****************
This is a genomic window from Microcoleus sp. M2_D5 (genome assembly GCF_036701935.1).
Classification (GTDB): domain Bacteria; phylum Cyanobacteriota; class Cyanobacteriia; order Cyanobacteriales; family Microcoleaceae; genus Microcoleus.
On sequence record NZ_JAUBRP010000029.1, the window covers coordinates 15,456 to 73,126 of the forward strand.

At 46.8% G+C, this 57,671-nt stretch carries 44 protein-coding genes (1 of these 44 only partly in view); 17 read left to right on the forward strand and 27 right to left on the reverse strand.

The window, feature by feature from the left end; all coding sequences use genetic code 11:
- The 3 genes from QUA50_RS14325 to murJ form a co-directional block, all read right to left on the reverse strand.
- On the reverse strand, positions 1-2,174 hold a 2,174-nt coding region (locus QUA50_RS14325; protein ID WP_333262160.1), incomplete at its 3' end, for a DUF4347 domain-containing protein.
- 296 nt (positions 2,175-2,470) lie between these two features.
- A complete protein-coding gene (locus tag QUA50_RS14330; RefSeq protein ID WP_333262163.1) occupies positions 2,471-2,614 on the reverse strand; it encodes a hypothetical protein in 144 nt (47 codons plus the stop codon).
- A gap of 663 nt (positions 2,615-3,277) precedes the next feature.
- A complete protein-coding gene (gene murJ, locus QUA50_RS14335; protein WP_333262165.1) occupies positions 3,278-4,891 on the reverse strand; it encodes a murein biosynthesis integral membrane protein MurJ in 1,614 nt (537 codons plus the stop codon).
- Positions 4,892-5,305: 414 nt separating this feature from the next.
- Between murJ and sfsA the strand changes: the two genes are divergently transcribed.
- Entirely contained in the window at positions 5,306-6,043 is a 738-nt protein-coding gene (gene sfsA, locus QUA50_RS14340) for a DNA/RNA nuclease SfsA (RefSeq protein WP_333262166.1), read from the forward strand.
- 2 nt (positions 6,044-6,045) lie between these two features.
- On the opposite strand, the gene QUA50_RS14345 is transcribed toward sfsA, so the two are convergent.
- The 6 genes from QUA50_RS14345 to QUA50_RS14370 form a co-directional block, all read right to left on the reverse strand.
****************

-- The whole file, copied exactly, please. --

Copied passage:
This is a genomic window from Microcoleus sp. M2_D5 (genome assembly GCF_036701935.1).
Classification (GTDB): domain Bacteria; phylum Cyanobacteriota; class Cyanobacteriia; order Cyanobacteriales; family Microcoleaceae; genus Microcoleus.
On sequence record NZ_JAUBRP010000029.1, the window covers coordinates 15,456 to 73,126 of the forward strand.

At 46.8% G+C, this 57,671-nt stretch carries 44 protein-coding genes (1 of these 44 only partly in view); 17 read left to right on the forward strand and 27 right to left on the reverse strand.

The window, feature by feature from the left end; all coding sequences use genetic code 11:
- The 3 genes from QUA50_RS14325 to murJ form a co-directional block, all read right to left on the reverse strand.
- On the reverse strand, positions 1-2,174 hold a 2,174-nt coding region (locus QUA50_RS14325; protein ID WP_333262160.1), incomplete at its 3' end, for a DUF4347 domain-containing protein.
- 296 nt (positions 2,175-2,470) lie between these two features.
- A complete protein-coding gene (locus tag QUA50_RS14330; RefSeq protein ID WP_333262163.1) occupies positions 2,471-2,614 on the reverse strand; it encodes a hypothetical protein in 144 nt (47 codons plus the stop codon).
- A gap of 663 nt (positions 2,615-3,277) precedes the next feature.
- A complete protein-coding gene (gene murJ, locus QUA50_RS14335; protein WP_333262165.1) occupies positions 3,278-4,891 on the reverse strand; it encodes a murein biosynthesis integral membrane protein MurJ in 1,614 nt (537 codons plus the stop codon).
- Positions 4,892-5,305: 414 nt separating this feature from the next.
- Between murJ and sfsA the strand changes: the two genes are divergently transcribed.
- Entirely contained in the window at positions 5,306-6,043 is a 738-nt protein-coding gene (gene sfsA, locus QUA50_RS14340) for a DNA/RNA nuclease SfsA (RefSeq protein WP_333262166.1), read from the forward strand.
- 2 nt (positions 6,044-6,045) lie between these two features.
- On the opposite strand, the gene QUA50_RS14345 is transcribed toward sfsA, so the two are convergent.
- The 6 genes from QUA50_RS14345 to QUA50_RS14370 form a co-directional block, all read right to left on the reverse strand.